Even to the vast majority of CNN news junkies, the word "Hazara" is new. But we've all seen them in stock footages of Afghan marketplaces, villages, and refugee camps. They are the Mongolian/Chinese-looking Afghans in the crowd.
The Hazaras' origin in this Central Asian nation is controversial and unsettled. The most popular explanation is that they are descendants of Genghis Khan's 12th century army. Hazara means "thousand" in Persian, perhaps a reference to an army unit. In fact, the Hazaras speak a dialect of Farsi and practice the Shiite version of Islam.
In this nation of the poor and dysfunctional, the Hazaras occupy the bottom-most rung of the Afghan socioeconomic ladder. Their language, religion, and facial features make them automatic outcasts. Concentrated in the central Afghan mountainous region, the Hazaras have been persecuted for centuries. The Sunni Taliban massacred thousands of them.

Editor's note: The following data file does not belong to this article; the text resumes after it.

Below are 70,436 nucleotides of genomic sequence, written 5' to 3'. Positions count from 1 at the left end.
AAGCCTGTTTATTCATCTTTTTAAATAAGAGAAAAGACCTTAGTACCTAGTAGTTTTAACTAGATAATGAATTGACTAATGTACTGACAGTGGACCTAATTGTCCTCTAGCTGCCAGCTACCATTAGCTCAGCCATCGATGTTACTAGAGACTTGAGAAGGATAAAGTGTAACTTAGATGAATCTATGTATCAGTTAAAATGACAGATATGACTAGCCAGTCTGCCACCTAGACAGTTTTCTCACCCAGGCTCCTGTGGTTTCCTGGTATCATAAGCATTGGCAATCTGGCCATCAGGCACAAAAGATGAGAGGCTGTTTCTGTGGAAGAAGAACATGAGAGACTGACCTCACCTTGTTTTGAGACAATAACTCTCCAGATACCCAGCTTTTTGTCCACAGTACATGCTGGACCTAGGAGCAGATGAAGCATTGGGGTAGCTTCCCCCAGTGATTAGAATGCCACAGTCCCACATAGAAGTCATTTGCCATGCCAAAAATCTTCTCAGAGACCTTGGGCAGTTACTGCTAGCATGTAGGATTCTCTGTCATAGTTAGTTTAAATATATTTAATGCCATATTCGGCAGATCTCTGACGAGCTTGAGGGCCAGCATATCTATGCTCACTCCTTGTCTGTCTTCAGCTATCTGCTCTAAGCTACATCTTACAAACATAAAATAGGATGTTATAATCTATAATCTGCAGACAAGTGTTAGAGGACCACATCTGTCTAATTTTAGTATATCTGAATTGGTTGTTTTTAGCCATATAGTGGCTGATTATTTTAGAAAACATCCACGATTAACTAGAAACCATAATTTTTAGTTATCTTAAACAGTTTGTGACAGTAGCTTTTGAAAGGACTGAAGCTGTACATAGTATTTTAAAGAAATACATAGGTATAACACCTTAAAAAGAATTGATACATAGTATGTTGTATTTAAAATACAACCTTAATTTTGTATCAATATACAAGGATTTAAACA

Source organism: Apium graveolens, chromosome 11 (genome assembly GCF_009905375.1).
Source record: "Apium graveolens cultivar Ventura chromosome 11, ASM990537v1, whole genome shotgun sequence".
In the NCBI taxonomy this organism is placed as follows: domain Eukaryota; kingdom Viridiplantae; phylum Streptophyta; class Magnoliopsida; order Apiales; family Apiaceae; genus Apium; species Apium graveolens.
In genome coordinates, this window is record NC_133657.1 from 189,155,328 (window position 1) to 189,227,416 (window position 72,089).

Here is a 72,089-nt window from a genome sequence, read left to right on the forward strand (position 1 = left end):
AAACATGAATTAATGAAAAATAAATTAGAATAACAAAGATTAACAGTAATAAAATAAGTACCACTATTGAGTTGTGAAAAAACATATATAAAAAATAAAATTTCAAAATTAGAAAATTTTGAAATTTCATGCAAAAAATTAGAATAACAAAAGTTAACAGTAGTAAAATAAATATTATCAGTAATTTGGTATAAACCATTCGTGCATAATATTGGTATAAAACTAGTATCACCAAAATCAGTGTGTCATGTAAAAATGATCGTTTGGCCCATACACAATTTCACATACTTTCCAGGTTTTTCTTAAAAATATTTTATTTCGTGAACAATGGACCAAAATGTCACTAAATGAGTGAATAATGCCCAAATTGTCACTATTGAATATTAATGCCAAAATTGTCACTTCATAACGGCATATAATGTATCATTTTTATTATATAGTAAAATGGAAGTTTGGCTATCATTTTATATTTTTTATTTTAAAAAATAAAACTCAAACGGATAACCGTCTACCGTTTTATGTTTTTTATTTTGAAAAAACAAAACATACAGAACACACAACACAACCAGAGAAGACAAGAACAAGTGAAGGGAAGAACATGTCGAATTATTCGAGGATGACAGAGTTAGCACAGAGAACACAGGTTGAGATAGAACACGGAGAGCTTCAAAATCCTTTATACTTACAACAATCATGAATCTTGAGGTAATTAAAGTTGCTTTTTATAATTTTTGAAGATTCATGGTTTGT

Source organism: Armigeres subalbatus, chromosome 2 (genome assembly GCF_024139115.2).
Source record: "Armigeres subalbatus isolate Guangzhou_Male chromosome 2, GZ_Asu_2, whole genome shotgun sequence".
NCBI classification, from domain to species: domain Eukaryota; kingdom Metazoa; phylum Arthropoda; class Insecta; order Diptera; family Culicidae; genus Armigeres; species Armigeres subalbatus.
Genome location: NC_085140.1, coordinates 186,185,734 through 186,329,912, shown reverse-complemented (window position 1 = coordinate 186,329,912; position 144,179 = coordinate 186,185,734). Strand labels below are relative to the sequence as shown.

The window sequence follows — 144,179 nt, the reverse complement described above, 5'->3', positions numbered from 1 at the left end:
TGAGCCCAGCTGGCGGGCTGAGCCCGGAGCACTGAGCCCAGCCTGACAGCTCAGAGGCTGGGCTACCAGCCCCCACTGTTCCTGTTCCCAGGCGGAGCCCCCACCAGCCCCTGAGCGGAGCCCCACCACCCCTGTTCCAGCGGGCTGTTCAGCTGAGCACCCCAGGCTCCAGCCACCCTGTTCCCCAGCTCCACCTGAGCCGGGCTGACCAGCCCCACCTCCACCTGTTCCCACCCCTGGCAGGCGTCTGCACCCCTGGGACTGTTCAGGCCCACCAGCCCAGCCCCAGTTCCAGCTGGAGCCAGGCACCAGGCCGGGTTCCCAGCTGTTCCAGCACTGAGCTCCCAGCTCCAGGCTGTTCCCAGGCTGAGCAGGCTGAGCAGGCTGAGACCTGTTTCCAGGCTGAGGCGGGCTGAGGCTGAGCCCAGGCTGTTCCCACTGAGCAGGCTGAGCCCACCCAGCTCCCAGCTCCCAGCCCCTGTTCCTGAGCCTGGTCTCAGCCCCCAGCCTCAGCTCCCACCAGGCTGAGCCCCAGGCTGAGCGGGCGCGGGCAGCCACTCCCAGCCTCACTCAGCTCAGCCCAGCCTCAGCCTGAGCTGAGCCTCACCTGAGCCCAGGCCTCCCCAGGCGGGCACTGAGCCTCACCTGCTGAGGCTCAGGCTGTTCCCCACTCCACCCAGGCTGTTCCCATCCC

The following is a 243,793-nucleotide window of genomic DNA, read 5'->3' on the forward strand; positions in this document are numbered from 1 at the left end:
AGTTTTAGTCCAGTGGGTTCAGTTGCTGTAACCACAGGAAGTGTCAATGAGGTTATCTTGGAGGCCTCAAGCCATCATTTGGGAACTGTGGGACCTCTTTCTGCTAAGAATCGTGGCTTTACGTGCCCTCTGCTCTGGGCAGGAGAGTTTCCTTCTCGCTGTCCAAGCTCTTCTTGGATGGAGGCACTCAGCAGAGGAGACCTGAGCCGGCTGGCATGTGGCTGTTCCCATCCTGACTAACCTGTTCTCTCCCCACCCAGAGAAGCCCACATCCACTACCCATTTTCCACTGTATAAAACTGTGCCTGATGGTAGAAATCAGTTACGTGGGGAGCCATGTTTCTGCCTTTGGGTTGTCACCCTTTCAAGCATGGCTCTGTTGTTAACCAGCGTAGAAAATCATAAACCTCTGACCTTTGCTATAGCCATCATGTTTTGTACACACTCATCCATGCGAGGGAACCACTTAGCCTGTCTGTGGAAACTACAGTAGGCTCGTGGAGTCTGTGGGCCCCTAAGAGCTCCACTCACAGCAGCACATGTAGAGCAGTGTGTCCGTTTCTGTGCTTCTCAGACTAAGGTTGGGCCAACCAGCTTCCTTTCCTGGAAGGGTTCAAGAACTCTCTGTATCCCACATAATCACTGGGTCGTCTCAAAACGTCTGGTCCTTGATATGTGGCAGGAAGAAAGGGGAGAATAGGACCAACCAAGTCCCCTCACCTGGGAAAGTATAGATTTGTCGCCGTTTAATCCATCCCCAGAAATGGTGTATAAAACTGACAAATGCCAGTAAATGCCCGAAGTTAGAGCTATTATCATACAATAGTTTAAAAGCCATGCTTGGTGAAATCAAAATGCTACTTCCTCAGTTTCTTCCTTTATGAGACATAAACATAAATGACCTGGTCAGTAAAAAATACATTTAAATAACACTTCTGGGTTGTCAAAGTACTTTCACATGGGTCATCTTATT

The repression reached its apex when the Taliban blew up the Bamiyan Buddhas, which the Hazaras have lived next to, protected, and revered for centuries. These symbols of the Hazara people, which were almost two thousand years old, were obliterated in four days. (The demolition took longer than expected because demolition engineering was not the Talibans' forte; they had to hire Pakistani and Saudi contractors to finish the job.)
Life for the typical Hazara is slightly better today. Many still live in the caves that dot the Bamiyan valley. No paved roads have yet reached any part of Bamiyan province. For the approximately 2.8 million Hazaras in Afghanistan, their only ally is their Iranian neighbor. So far, the attention attracted by the two now-defunct Buddhas has done nothing to raise international awareness of the Hazaras' plight.
Artwork courtesy www.warlordsofafghanistan.com